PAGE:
Traditionalist or Modernist?

There has been another upswell of a theoretical critique of environmentalism that I find both fascinating and frustrating. The relatively new eco-pragmatist / modernist critics say, “conservation is losing the war to protect nature despite winning one of its hardest fought battles — the fight to create parks, game preserves, and wilderness areas.” Instead of preserving the increasingly rare pristine landscapes, the pragmatists say we need to work with what’s left — working with development, not against it, focusing on sustainability in a changing world. The pragmatists promote a sort of glorified global gardening as a better way forward.

As someone who has been involved with the environmental movement in several states, covering a wide range of environmental issues, usually in close proximity to genuine grassroots, I’d generally concur with critics of the critique, captured by a twitter post characterizing the pro-pragmatist position as “all wooly thinking, strawman arguments, gross simplifications.” Indeed, to broadly characterize such a large and diverse “traditionalist” movement as strictly preservation-based, seems to neglect to acknowledge a number of different strains of traditional environmentalism. Moreover, to call preservation-based approaches ineffective, the pragmatist-theorists diminish what has indeed been preserved.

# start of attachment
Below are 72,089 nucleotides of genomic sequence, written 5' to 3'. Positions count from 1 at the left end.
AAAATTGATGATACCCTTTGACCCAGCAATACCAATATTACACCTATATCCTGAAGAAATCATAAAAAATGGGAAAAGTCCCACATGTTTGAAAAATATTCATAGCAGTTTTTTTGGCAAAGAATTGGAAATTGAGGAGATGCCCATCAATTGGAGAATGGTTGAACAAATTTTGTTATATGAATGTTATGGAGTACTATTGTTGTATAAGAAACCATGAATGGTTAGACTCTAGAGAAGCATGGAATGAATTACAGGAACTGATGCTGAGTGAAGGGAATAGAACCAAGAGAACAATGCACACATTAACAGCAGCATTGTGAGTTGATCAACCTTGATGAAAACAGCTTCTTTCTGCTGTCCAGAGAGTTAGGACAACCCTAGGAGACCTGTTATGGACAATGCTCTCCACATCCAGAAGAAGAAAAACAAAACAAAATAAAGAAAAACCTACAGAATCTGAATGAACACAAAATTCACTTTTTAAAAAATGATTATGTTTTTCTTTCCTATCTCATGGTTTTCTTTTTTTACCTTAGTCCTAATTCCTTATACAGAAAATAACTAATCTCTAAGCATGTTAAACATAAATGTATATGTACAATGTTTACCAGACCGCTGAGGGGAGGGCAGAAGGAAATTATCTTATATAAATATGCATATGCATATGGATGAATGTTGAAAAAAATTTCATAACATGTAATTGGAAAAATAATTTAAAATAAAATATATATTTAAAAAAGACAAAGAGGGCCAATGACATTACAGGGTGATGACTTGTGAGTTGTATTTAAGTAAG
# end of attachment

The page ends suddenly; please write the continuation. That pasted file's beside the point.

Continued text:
Nevertheless,  I’d also agree that in some instances, a more pragmatic approach could be worthwhile.  As I start a new position in a new organization, I expect the tension between traditional and modernist approaches will be in the forefront of my work. Coastal conservation in a time of climate change and rising sea levels, must necessarily be a mix of preservation, mitigation, restoration, and adaptation.  Hardening a coastline against future storm surges, for example, may actually be most efficiently accomplished through softer preservation of wetlands, dunes, and buffers.  Traditional environmental approaches may actually be the most pragmatic. On the other hand, coastal conservation needs to be especially pragmatic as coastlines are redrawn while climate change goes essentially unaddressed.

Having been on the job for only a day or two, I’ve obviously got a lot to learn. But I expect that I’ll have a lot more to say about all of this in the coming months.

 

Politicize the Storm

The “post-tropical storm” responsible for flooding the New York subways is another brief opportunity to reflect on the role of government before the polls close exactly one week from now.  As President Obama, Mayor Bloomberg, and Governors Christie, Cuomo, and O’Malley got about the detailed business of recovery, candidate Romney was asked 15 times about his opinions on the role of the federal government in disaster aid, and 15 times he said nothing.

As Grist notes:

“Because what’s he going to say? His campaign hedges on the issue, but he doesn’t want to deal with this, not now. He doesn’t want to have to explain his complicated feelings on government and climate change. His base wants him to destroy the former and deny the latter. So, what? Now, after 23 months of campaigning, he’s going to say: Yes, the government has a role here?”